• “Recordings of political speeches used to be stored on tapes in the vaults of the Czechoslovak Radio. In a way, this was compromising material. One day, someone decided that the tapes had a short life time and that in order to preserve the speeches for future generations they had to be pressed on vinyl records. Because of that, our vacation was cancelled. Instead, secret police agents arrived to Rudolfinum, brought in the tapes and we had to create matrices for the pressing factory in Loděnice near Beroun. This was quite a political crash-course for me: in my working hours I would listen to all those speeches which were forbidden for quite some time, realizing just how untrue they were. Those were all the famous communist speeches. I have an impression that after the reliable workers in Loděnice pressed all of them on vinyl records, the original tapes were destroyed. I have no idea what happened to the records, then. They took all the vinyls with them; nothing remained either in Loděnice or in the archive. It was probably an order of the Central Committee in cooperation with the secret police. The secret policemen guarded us not to make copies of the records even though we told them: ‘Please, if we feel like making a copy, we will and you won’t know about it.’ But frankly, we were not so interested in that and most of all it was a huge amount of material.”

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    Praha, 05.10.2015

    duration: 01:56:03
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It was my mission to work as a sound director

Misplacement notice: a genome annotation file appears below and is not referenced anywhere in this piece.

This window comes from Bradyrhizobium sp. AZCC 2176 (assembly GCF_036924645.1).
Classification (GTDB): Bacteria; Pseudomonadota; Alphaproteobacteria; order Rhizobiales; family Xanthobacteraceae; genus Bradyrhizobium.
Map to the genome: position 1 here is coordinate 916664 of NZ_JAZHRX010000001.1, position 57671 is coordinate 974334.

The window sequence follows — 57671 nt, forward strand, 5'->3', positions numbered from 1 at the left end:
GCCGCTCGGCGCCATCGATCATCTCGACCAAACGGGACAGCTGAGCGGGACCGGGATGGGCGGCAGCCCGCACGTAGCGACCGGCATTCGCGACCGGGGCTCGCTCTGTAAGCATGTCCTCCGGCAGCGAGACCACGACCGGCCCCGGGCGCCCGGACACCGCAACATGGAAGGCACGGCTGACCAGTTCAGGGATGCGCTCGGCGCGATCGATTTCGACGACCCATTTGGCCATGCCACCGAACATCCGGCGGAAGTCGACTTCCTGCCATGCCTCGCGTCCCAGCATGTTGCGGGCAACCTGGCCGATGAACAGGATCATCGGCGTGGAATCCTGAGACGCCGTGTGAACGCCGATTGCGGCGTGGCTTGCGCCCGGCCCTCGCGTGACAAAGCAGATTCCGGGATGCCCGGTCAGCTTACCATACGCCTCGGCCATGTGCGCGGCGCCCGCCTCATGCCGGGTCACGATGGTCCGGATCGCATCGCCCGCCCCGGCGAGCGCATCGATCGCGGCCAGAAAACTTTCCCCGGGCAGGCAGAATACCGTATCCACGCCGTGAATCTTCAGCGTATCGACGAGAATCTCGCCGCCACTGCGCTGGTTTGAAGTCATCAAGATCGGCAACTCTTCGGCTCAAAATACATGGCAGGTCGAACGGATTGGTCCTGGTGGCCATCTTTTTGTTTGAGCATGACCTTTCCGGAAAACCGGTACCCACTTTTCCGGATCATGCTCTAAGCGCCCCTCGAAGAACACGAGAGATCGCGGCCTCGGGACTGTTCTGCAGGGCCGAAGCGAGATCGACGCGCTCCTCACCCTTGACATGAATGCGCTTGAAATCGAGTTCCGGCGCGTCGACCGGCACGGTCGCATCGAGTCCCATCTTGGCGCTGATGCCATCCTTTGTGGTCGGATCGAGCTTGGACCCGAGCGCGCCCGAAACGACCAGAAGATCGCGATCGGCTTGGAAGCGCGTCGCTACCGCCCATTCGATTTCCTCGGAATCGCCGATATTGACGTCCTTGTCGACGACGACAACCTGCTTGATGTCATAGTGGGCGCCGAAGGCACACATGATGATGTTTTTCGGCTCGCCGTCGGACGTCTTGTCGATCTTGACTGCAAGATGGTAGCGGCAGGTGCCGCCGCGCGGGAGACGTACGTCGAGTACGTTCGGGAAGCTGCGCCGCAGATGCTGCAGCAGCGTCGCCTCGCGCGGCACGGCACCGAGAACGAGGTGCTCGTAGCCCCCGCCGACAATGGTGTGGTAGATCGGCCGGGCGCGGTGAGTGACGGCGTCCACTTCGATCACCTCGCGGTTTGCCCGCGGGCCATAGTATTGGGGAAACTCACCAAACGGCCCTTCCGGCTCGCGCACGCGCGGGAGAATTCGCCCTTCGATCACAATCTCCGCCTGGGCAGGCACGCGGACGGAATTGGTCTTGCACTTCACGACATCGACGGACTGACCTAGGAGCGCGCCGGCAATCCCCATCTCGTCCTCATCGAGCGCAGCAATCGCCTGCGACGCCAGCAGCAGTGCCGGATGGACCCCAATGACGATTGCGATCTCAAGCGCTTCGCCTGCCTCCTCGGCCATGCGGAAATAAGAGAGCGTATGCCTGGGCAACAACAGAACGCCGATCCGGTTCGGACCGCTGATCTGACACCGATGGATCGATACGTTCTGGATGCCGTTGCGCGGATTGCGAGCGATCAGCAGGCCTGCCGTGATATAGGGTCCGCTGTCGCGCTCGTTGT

Jiří Otčenášek (2015)
Jiří Otčenášek (2015)

Jiří Očenášek was born in 1928 as the only child of army officer Jindřich Očenášek. In the late 1930s he was a member of a boy-scout club which was part of the 11th Scout unit in Dejvice. Following the official ban of Junák, the Czechoslovak Scouting organization, he decided to carry on with those activities illegally and up until the end of the war he led a club of some 25 children. During the late years of World War II he was also active in the resistance organization Bílá hora. Along with his friends who were former Scouts themselves, he joined the official Nazi youth organization to carry out sabotages. During the Prague Uprising of 1945 he accompanied a tank convoy from Dejvice to Staroměstské náměstí. Thanks to his contacts in the resistance he was in May 1945 able to save the life of his father who was about to be executed as a result of a mistake of the Svoboda army’s intelligence. Approximately a month after the end of the war, Jiří Očenášek worked as a motorcycle liaison of the army. At the time of his grammar school studies he used to participate in figure skating races, representing Czechoslovakia at the 1948 European Championship. Accordingly, he developed a liking towards mixed music and began to mix music himself in the recording studio of Jiří Řípa located at Václavské Náměstí. Later, he was assigned to produce music for Jiří Trnka’s animated movies. After the nationalization of the studio he became an employee of state enterprise Supraphon. Up until the 1990s he worked as sound director responsible for recording live broadcasts, concerts, poetry readings and theater plays.